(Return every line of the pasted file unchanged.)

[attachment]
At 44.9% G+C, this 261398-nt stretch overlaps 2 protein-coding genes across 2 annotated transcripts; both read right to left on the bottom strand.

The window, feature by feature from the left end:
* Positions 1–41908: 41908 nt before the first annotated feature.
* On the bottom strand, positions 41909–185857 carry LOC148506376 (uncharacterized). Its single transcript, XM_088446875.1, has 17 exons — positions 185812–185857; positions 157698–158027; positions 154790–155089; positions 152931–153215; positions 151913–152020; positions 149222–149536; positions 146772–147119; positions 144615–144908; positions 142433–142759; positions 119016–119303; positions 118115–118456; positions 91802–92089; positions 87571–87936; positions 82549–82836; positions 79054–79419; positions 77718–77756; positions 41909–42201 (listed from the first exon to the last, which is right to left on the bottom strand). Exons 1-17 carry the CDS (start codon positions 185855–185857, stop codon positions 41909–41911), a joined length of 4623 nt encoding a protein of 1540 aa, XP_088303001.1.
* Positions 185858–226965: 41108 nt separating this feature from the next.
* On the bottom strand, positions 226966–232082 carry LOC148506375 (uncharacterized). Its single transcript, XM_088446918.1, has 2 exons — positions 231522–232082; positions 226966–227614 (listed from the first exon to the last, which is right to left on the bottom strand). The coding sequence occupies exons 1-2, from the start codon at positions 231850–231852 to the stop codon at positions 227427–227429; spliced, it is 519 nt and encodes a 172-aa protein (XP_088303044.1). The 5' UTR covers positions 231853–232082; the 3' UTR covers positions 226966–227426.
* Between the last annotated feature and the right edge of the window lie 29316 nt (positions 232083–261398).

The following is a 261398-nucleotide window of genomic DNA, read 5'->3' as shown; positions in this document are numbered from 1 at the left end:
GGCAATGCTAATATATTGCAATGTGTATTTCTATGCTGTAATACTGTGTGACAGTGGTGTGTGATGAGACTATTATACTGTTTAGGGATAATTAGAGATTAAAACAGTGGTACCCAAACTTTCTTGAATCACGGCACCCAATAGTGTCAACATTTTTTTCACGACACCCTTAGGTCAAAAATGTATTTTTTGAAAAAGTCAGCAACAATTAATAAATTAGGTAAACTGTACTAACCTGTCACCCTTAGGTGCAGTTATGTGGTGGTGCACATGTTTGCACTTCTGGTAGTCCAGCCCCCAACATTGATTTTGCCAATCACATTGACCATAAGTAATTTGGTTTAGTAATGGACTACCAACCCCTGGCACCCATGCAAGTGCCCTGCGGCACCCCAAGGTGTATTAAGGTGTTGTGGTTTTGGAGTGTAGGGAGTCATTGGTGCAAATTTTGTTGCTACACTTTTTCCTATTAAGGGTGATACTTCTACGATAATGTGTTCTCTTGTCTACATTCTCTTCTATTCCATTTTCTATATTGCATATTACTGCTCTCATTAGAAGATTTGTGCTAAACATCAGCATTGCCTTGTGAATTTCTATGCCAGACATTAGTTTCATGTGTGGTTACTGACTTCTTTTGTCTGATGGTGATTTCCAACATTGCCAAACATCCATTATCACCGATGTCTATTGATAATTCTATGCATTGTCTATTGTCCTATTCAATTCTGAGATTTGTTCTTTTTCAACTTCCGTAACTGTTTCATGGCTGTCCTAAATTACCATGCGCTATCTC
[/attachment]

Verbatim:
At 44.9% G+C, this 261398-nt stretch overlaps 2 protein-coding genes across 2 annotated transcripts; both read right to left on the bottom strand.

The window, feature by feature from the left end:
* Positions 1–41908: 41908 nt before the first annotated feature.
* On the bottom strand, positions 41909–185857 carry LOC148506376 (uncharacterized). Its single transcript, XM_088446875.1, has 17 exons — positions 185812–185857; positions 157698–158027; positions 154790–155089; positions 152931–153215; positions 151913–152020; positions 149222–149536; positions 146772–147119; positions 144615–144908; positions 142433–142759; positions 119016–119303; positions 118115–118456; positions 91802–92089; positions 87571–87936; positions 82549–82836; positions 79054–79419; positions 77718–77756; positions 41909–42201 (listed from the first exon to the last, which is right to left on the bottom strand). Exons 1-17 carry the CDS (start codon positions 185855–185857, stop codon positions 41909–41911), a joined length of 4623 nt encoding a protein of 1540 aa, XP_088303001.1.
* Positions 185858–226965: 41108 nt separating this feature from the next.
* On the bottom strand, positions 226966–232082 carry LOC148506375 (uncharacterized). Its single transcript, XM_088446918.1, has 2 exons — positions 231522–232082; positions 226966–227614 (listed from the first exon to the last, which is right to left on the bottom strand). The coding sequence occupies exons 1-2, from the start codon at positions 231850–231852 to the stop codon at positions 227427–227429; spliced, it is 519 nt and encodes a 172-aa protein (XP_088303044.1). The 5' UTR covers positions 231853–232082; the 3' UTR covers positions 226966–227426.
* Between the last annotated feature and the right edge of the window lie 29316 nt (positions 232083–261398).

The following is a 261398-nucleotide window of genomic DNA, read 5'->3' as shown; positions in this document are numbered from 1 at the left end:
GGCAATGCTAATATATTGCAATGTGTATTTCTATGCTGTAATACTGTGTGACAGTGGTGTGTGATGAGACTATTATACTGTTTAGGGATAATTAGAGATTAAAACAGTGGTACCCAAACTTTCTTGAATCACGGCACCCAATAGTGTCAACATTTTTTTCACGACACCCTTAGGTCAAAAATGTATTTTTTGAAAAAGTCAGCAACAATTAATAAATTAGGTAAACTGTACTAACCTGTCACCCTTAGGTGCAGTTATGTGGTGGTGCACATGTTTGCACTTCTGGTAGTCCAGCCCCCAACATTGATTTTGCCAATCACATTGACCATAAGTAATTTGGTTTAGTAATGGACTACCAACCCCTGGCACCCATGCAAGTGCCCTGCGGCACCCCAAGGTGTATTAAGGTGTTGTGGTTTTGGAGTGTAGGGAGTCATTGGTGCAAATTTTGTTGCTACACTTTTTCCTATTAAGGGTGATACTTCTACGATAATGTGTTCTCTTGTCTACATTCTCTTCTATTCCATTTTCTATATTGCATATTACTGCTCTCATTAGAAGATTTGTGCTAAACATCAGCATTGCCTTGTGAATTTCTATGCCAGACATTAGTTTCATGTGTGGTTACTGACTTCTTTTGTCTGATGGTGATTTCCAACATTGCCAAACATCCATTATCACCGATGTCTATTGATAATTCTATGCATTGTCTATTGTCCTATTCAATTCTGAGATTTGTTCTTTTTCAACTTCCGTAACTGTTTCATGGCTGTCCTAAATTACCATGCGCTATCTC